[¶12] The Beaulieu II decision had immediate and dire consequences for a claimant in at least one lawsuit that was pending at the time that Beaulieu II was decided. See Wooster, 109 P.3d 893. In Wooster, litigation had been commenced in 2002. The State did not initially assert any defense to the validity of the governmental claim filed by Mr. Wooster. One day after Beaulieu II was decided, and only 45 days before trial, the defendant governmental entity filed a motion seeking dismissal on jurisdictional grounds because the claim had not complied with the constitutional signature and certification requirements. When the Wooster litigation was initiated, our precedent as set forth in Martinez, clearly and unequivocally held that failure to raise such a defense resulted in waiver of that defense. Had the defense been timely asserted, Mr. Wooster would have had ample time to file a compliant claim. Because the defense was raised so late, the two-year time period for filing the claim had expired. The district court reluctantly granted the motion. This Court, in a 3-2 decision, affirmed the dismissal. See Wooster, 109 P.3d 893.
[¶13] Two additional observations regarding Beaulieu II are warranted. First, Beaulieu II was a "claims" case, not a "pleading" case. Mr. Beaulieu's complaint was dismissed because his "claim" was deficient. Second, in announcing the new pleading requirements, this Court gave no indication that the Wyoming Rules of Civil Procedure do not apply in determining whether a plaintiff has satisfied those requirements. It wasn't until 2008 in Gose that this Court first applied those pleading requirements in a manner that conflicted with the Wyoming Rules of Civil Procedure.
[¶14] In Gose, the specific question presented was "whether the Goses' complaint adequately alleged compliance with requirements of Wyo. Const. art. 16, § 7." Id., ¶ 17, 193 P.3d at 1163. In their complaint, the Goses alleged:
[d]emand pursuant to Wyoming Statute Section 1-39-113 was delivered lawfully to the City of Douglas, Wyoming by the original letter attached as Exhibit "4" which is dated March 8, 2007, it having been delivered to the City of Douglas, Wyoming.
Id., ¶ 18, 193 P.3d at 1164.
[¶15] This Court found that notice of claim met the constitutional requirements: "[T]here is little question that the Goses' notice of claim met the constitutional signature requirements. The claim was signed and witnessed before a notary public, under penalty of perjury." Id., ¶ 16, 193 P.3d at 1163. We determined, however, that the complaint failed to satisfy the Beaulieu II pleading requirements. It is at this point in our jurisprudence, that the conflict between the Beaulieu II pleading requirements and the requirements of the Wyoming Rules of Civil Procedure should have surfaced. It did not. Application of those rules to Beaulieu II was never discussed. The lack of discussion is perhaps best explained by the result reached in that case. The Goses were not deprived of their day in court. Instead, we remanded to the district court with instructions that the district court enter an order of dismissal without prejudice and that the "dismissal order should establish for the Goses a reasonable time within which to file a new complaint." Gose, ¶ 21, 193 P.3d at 1165.4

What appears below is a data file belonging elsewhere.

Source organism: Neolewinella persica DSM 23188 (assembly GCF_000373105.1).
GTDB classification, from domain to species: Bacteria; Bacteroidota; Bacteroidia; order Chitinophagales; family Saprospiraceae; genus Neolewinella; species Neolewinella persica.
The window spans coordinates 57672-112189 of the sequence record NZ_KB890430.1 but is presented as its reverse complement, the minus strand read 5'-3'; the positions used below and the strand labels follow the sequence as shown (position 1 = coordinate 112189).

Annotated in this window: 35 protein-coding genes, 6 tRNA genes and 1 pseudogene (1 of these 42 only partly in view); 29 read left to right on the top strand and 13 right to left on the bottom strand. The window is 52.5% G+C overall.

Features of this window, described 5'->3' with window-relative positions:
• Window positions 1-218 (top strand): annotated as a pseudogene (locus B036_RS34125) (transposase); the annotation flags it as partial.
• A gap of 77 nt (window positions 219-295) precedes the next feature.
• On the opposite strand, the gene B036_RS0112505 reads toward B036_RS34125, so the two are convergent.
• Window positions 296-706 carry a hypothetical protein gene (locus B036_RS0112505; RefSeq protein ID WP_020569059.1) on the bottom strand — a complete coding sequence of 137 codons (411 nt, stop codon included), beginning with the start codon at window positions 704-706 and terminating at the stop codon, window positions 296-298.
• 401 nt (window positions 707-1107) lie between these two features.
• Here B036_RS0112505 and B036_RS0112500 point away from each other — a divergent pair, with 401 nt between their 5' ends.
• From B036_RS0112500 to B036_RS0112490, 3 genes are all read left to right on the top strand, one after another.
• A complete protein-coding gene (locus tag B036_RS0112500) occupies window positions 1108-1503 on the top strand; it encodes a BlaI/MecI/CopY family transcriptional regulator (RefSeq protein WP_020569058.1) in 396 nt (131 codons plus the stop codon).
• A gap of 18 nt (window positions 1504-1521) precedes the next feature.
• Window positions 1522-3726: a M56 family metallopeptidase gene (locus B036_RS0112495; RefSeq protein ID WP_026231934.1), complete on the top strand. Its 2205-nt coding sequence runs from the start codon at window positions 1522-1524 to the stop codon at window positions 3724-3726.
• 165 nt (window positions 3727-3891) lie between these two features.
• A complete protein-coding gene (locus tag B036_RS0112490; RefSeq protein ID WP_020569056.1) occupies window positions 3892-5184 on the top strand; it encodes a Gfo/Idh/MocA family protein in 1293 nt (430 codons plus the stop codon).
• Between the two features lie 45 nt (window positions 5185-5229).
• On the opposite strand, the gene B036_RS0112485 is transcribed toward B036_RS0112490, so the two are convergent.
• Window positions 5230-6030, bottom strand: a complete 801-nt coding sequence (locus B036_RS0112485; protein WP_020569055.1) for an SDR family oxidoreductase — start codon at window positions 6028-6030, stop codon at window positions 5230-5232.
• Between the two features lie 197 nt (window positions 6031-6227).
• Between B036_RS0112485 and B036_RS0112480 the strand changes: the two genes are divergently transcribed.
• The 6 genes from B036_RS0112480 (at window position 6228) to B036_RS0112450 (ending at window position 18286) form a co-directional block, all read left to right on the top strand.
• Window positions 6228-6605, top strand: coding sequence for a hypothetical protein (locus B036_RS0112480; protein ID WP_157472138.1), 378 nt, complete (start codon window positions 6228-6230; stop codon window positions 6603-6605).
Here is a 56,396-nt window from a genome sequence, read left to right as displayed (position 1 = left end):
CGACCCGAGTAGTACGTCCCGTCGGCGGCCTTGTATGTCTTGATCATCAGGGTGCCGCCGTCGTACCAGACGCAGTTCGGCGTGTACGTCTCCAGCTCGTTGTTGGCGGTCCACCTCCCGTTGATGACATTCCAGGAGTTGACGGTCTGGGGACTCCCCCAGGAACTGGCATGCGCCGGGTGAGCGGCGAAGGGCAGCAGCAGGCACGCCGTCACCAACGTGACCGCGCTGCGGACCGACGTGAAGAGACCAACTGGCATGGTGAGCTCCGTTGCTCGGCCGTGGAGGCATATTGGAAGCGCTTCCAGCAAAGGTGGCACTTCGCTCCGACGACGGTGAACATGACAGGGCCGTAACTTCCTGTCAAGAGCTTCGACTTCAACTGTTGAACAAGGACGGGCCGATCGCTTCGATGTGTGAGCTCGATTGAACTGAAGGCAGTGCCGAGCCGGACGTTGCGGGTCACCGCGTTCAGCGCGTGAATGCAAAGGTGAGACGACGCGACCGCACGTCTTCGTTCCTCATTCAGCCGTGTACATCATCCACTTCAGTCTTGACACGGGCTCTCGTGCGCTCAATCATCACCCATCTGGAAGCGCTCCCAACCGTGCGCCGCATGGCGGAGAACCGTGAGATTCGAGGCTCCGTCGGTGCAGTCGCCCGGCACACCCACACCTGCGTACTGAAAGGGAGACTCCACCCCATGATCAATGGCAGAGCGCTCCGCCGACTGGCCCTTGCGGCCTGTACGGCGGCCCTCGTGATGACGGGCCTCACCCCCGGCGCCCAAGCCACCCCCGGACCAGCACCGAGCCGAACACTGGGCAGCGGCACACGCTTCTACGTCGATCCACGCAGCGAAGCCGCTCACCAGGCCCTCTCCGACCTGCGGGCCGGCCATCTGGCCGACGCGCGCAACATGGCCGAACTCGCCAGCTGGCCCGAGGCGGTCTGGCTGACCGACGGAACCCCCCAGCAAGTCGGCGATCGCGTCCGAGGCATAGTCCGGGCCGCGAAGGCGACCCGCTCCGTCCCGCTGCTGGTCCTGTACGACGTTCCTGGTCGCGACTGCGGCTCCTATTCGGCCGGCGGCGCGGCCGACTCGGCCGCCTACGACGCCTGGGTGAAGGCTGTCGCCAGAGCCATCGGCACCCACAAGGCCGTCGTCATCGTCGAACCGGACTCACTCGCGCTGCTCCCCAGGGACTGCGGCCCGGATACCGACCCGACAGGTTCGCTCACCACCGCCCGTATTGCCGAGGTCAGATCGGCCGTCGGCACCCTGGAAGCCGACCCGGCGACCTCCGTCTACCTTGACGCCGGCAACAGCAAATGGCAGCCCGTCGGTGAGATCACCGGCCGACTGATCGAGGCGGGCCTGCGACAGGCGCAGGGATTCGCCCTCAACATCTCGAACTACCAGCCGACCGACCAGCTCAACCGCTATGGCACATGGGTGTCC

[¶16] Earlier this year, this Court entered its decision in McCann. It was undisputed that Ms. McCann had filed a claim that satisfied the statutory and constitutional requirements. In her complaint, Ms. McCann alleged:
That the administrative prerequisites for the filing of this claim have been met inasmuch as the plaintiff's Verified Notice of Claim was served upon the City of Cody, Wyoming at the office of it's [sic] business manager on December 26, 2006 to which there has been no response.
In a 3-2 decision, this Court affirmed the dismissal of Ms. McCann's governmental claim litigation solely on the basis that Ms. McCann had failed to satisfy the Beaulieu II pleading requirements. Unlike the Goses, however, Ms. McCann was not provided "a reasonable time within which to file a new complaint." The dissent noted the conflict between strict application of the Beaulieu II pleading requirements and the Wyoming Rules of Civil Procedure. The majority opinion did not address or resolve that conflict.
[¶17] McCann is the first case in which a litigant lost the right to have a case determined on the merits solely on the basis that the complaint failed to meet the judicially created pleading requirements announced in Beaulieu II. Left unanswered in McCann and Beaulieu II are questions relating to the applicability of the Wyoming Rules of Civil Procedure to governmental claims litigation. There is no reason why the Wyoming Rules of Civil Procedure should not apply to governmental claims litigation.5
[¶18] This is a civil action. The Wyoming Rules of Civil Procedure "govern procedure in all courts of record in the State of Wyoming, in all actions, suits or proceedings of a civil nature." W.R.C.P. 1. The Wyoming Rules of Civil Procedure specifically state that "No technical forms of pleading . . . are required." W.R.C.P. 8(e)(1). We have previously elaborated on that rule: "Rule 8(e)(1) makes it clear that technical forms of pleading no longer have a place in our practice." Guggenmos v. Tom Searl-Frank McCue, Inc., 481 P.2d 48, 51 (Wyo. 1971). It is impossible to view the pleading requirements announced in Beaulieu II, and enforced in McCann, as anything other than "technical pleading requirements." Our decisions in Gose and McCann directly conflict with the clear and unambiguous language of Rule 8(e)(1) and our precedent interpreting it.6